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Proceedings Paper

Damage severity assessment in wind turbine blade laboratory model through fuzzy finite element model updating
Author(s): Heather Turnbull; Piotr Omenzetter
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Paper Abstract

The recent shift towards development of clean, sustainable energy sources has provided a new challenge in terms of structural safety and reliability: with aging, manufacturing defects, harsh environmental and operational conditions, and extreme events such as lightning strikes wind turbines can become damaged resulting in production losses and environmental degradation. To monitor the current structural state of the turbine, structural health monitoring (SHM) techniques would be beneficial. Physics based SHM in the form of calibration of a finite element model (FEMs) by inverse techniques is adopted in this research. Fuzzy finite element model updating (FFEMU) techniques for damage severity assessment of a small-scale wind turbine blade are discussed and implemented. The main advantage is the ability of FFEMU to account in a simple way for uncertainty within the problem of model updating. Uncertainty quantification techniques, such as fuzzy sets, enable a convenient mathematical representation of the various uncertainties. Experimental frequencies obtained from modal analysis on a small-scale wind turbine blade were described by fuzzy numbers to model measurement uncertainty. During this investigation, damage severity estimation was investigated through addition of small masses of varying magnitude to the trailing edge of the structure. This structural modification, intended to be in lieu of damage, enabled non-destructive experimental simulation of structural change. A numerical model was constructed with multiple variable additional masses simulated upon the blades trailing edge and used as updating parameters. Objective functions for updating were constructed and minimized using both particle swarm optimization algorithm and firefly algorithm. FFEMU was able to obtain a prediction of baseline material properties of the blade whilst also successfully predicting, with sufficient accuracy, a larger magnitude of structural alteration and its location.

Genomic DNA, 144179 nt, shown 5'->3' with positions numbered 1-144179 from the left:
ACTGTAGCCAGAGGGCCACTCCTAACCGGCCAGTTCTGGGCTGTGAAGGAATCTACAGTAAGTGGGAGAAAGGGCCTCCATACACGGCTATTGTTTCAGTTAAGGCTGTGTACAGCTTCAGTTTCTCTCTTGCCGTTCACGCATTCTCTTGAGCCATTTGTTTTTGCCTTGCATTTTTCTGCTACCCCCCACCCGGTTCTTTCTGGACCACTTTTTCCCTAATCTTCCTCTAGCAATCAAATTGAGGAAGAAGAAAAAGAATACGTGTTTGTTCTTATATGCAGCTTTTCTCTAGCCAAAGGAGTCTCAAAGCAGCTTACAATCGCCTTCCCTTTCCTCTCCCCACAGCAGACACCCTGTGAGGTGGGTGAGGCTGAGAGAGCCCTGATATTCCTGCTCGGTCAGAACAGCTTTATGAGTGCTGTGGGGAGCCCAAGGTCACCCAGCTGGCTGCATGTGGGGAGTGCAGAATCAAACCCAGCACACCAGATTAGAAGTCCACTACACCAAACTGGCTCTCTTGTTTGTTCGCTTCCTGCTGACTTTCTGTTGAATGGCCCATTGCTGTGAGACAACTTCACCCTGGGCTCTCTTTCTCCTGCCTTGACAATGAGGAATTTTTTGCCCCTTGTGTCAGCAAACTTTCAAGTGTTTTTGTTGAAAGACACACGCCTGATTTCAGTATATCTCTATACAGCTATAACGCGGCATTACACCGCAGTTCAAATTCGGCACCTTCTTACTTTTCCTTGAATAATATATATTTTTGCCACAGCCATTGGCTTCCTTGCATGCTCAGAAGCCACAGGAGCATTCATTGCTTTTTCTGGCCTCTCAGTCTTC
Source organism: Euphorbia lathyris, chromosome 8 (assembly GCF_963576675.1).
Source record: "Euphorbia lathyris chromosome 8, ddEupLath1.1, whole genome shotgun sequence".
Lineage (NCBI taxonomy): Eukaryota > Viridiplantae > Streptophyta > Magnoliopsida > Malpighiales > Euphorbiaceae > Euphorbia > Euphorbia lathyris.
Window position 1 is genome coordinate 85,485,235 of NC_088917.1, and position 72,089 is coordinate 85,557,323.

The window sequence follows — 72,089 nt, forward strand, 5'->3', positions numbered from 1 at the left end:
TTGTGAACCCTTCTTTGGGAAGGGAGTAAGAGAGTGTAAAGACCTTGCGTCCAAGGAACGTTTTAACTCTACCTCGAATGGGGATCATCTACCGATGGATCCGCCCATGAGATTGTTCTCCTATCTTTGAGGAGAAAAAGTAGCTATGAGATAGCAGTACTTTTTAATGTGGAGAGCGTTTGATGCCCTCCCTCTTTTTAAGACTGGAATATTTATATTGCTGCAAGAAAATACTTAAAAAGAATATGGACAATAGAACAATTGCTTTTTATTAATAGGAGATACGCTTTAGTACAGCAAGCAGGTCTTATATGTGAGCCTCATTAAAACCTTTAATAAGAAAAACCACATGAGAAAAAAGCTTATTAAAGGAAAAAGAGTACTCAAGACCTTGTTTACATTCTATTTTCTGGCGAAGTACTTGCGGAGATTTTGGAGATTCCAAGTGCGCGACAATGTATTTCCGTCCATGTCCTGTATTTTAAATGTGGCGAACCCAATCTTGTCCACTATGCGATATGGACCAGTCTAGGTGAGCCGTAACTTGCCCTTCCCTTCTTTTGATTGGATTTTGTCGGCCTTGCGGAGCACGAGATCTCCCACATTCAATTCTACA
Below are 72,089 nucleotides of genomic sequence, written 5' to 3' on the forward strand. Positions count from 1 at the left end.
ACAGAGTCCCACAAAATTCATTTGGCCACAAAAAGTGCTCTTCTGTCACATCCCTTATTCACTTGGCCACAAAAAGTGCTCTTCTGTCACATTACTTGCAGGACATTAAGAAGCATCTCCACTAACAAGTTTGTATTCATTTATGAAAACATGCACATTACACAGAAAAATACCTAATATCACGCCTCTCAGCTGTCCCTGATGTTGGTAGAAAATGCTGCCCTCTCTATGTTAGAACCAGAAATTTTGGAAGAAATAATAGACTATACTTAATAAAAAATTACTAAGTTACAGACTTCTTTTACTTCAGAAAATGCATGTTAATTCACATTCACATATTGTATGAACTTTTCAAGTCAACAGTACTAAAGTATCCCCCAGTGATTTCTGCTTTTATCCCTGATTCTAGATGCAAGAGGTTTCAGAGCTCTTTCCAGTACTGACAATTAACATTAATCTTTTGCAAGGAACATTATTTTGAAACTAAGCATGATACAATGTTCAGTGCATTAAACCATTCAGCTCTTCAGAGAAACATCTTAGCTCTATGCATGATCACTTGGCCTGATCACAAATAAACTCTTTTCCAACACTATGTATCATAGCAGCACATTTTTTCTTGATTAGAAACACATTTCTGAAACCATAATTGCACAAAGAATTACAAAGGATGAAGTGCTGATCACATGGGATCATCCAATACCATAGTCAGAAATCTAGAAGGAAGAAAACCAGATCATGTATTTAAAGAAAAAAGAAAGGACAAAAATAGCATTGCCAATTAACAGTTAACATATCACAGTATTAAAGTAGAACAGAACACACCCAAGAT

Paper Details

Date Published: 19 April 2017
PDF: 14 pages
Proc. SPIE 10169, Nondestructive Characterization and Monitoring of Advanced Materials, Aerospace, and Civil Infrastructure 2017, 101692E (19 April 2017); doi: 10.1117/12.2257917
Show Author Affiliations
Heather Turnbull, Univ. of Aberdeen (United Kingdom)
Piotr Omenzetter, Univ. of Aberdeen (United Kingdom)

Published in SPIE Proceedings Vol. 10169:
Nondestructive Characterization and Monitoring of Advanced Materials, Aerospace, and Civil Infrastructure 2017
H. Felix Wu; Andrew L. Gyekenyesi; Peter J. Shull; Tzu-Yang Yu, Editor(s)

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